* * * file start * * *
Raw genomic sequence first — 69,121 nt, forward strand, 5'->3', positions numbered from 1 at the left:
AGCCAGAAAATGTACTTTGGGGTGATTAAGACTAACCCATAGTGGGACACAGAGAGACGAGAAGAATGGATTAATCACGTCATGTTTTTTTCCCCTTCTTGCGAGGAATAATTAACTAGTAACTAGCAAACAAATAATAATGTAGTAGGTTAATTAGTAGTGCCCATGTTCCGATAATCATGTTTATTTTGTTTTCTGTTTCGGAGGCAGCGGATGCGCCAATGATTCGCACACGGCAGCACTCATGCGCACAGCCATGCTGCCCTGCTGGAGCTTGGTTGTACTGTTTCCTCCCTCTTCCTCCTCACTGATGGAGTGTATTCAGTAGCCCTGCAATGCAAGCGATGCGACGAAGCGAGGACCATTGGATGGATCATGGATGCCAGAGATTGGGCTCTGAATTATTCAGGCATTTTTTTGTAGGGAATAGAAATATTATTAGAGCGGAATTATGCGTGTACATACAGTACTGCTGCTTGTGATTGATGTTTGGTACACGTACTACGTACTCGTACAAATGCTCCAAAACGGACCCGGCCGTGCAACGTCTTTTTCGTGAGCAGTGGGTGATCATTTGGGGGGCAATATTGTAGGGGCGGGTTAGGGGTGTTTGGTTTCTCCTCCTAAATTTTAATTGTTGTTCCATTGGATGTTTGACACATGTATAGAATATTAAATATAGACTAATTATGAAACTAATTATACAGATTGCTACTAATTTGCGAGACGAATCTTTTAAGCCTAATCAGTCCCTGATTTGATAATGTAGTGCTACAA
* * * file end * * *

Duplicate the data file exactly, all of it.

Raw genomic sequence first — 69,121 nt, forward strand, 5'->3', positions numbered from 1 at the left:
AGCCAGAAAATGTACTTTGGGGTGATTAAGACTAACCCATAGTGGGACACAGAGAGACGAGAAGAATGGATTAATCACGTCATGTTTTTTTCCCCTTCTTGCGAGGAATAATTAACTAGTAACTAGCAAACAAATAATAATGTAGTAGGTTAATTAGTAGTGCCCATGTTCCGATAATCATGTTTATTTTGTTTTCTGTTTCGGAGGCAGCGGATGCGCCAATGATTCGCACACGGCAGCACTCATGCGCACAGCCATGCTGCCCTGCTGGAGCTTGGTTGTACTGTTTCCTCCCTCTTCCTCCTCACTGATGGAGTGTATTCAGTAGCCCTGCAATGCAAGCGATGCGACGAAGCGAGGACCATTGGATGGATCATGGATGCCAGAGATTGGGCTCTGAATTATTCAGGCATTTTTTTGTAGGGAATAGAAATATTATTAGAGCGGAATTATGCGTGTACATACAGTACTGCTGCTTGTGATTGATGTTTGGTACACGTACTACGTACTCGTACAAATGCTCCAAAACGGACCCGGCCGTGCAACGTCTTTTTCGTGAGCAGTGGGTGATCATTTGGGGGGCAATATTGTAGGGGCGGGTTAGGGGTGTTTGGTTTCTCCTCCTAAATTTTAATTGTTGTTCCATTGGATGTTTGACACATGTATAGAATATTAAATATAGACTAATTATGAAACTAATTATACAGATTGCTACTAATTTGCGAGACGAATCTTTTAAGCCTAATCAGTCCCTGATTTGATAATGTAGTGCTACAA